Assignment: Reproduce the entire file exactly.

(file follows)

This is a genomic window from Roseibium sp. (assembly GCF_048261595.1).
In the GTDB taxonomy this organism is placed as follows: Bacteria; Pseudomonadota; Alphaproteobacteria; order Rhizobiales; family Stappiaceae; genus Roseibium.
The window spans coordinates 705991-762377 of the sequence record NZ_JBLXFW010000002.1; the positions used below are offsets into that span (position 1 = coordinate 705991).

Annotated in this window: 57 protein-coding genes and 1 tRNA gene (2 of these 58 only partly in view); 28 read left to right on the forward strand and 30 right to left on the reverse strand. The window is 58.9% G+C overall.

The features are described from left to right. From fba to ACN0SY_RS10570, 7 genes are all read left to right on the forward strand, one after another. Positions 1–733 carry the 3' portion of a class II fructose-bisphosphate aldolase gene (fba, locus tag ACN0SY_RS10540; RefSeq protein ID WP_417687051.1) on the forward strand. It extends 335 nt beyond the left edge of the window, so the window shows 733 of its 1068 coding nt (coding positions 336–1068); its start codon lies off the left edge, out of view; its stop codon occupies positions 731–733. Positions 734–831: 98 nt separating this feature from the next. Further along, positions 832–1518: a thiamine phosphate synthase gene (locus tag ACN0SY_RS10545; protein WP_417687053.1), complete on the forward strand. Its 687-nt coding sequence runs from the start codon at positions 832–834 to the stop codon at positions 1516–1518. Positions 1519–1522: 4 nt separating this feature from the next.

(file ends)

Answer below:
This is a genomic window from Roseibium sp. (assembly GCF_048261595.1).
In the GTDB taxonomy this organism is placed as follows: Bacteria; Pseudomonadota; Alphaproteobacteria; order Rhizobiales; family Stappiaceae; genus Roseibium.
The window spans coordinates 705991-762377 of the sequence record NZ_JBLXFW010000002.1; the positions used below are offsets into that span (position 1 = coordinate 705991).

Annotated in this window: 57 protein-coding genes and 1 tRNA gene (2 of these 58 only partly in view); 28 read left to right on the forward strand and 30 right to left on the reverse strand. The window is 58.9% G+C overall.

The features are described from left to right. From fba to ACN0SY_RS10570, 7 genes are all read left to right on the forward strand, one after another. Positions 1–733 carry the 3' portion of a class II fructose-bisphosphate aldolase gene (fba, locus tag ACN0SY_RS10540; RefSeq protein ID WP_417687051.1) on the forward strand. It extends 335 nt beyond the left edge of the window, so the window shows 733 of its 1068 coding nt (coding positions 336–1068); its start codon lies off the left edge, out of view; its stop codon occupies positions 731–733. Positions 734–831: 98 nt separating this feature from the next. Further along, positions 832–1518: a thiamine phosphate synthase gene (locus tag ACN0SY_RS10545; protein WP_417687053.1), complete on the forward strand. Its 687-nt coding sequence runs from the start codon at positions 832–834 to the stop codon at positions 1516–1518. Positions 1519–1522: 4 nt separating this feature from the next.